Publication Date



By determining whether independent or dependent variables, or both, are multivariate and specifying the scale of measurement of the variables an appropriate multivariate statistical procedure can be identified. Reference are given for locating additional information on these procedures.

For many years Tatsuoka and Tiedeman's (1963) cross partition in Gages' Handbook of Research in Teaching has been a useful tool for identifying an appropriate statistic for a particular research question. Since its publication many new statistical procedures have been developed, particularly for use with multivariate designs. The purpose of this article is to incorporate the new procedures and those in Tatsuoka and Tiedeman in a new set of cross partitions focusing only on multivariate cases.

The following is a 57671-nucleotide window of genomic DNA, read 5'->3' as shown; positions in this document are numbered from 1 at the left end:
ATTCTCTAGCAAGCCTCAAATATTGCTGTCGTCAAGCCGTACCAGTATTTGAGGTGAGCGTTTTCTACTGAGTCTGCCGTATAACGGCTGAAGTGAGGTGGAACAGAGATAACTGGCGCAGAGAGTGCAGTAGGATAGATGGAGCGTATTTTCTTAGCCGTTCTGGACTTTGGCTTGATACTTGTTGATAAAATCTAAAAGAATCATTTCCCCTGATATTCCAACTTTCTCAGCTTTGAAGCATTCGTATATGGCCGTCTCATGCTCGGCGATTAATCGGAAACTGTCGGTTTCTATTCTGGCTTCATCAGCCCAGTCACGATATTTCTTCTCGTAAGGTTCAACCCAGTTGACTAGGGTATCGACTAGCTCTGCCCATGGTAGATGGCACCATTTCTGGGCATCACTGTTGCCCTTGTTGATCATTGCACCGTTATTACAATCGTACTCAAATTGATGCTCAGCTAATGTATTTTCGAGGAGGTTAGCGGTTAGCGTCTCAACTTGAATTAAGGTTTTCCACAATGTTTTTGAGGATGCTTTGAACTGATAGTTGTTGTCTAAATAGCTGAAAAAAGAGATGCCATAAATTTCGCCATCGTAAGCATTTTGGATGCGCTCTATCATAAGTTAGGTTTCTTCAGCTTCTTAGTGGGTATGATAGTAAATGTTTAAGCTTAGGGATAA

A study is multivariate if there is more than one independent variable and/or more than one dependent variable. Some of the techniques used with multivariate statistics such as multiple regression are well known. Other multivariate techniques are available for other combinations of variables, some of which are not so familiar.

Table I lists statistical procedures appropriate when the independent variable is multivariate and the dependent variable is univariate. When the dependent variable is multivariate and the independent variable is univariate, Table II is appropriate. Finally, where both the independent and dependent variables are multivariate Table Ill should be consulted. (Factor analysis, a commonly used multivariate statistical procedure, is not included in any of these table, since it is used when the variables are not classified as independent or dependent.) After locating the proper table one must identify the scale of measurement of the variables (Stevens, 1946).

Included in

Education Commons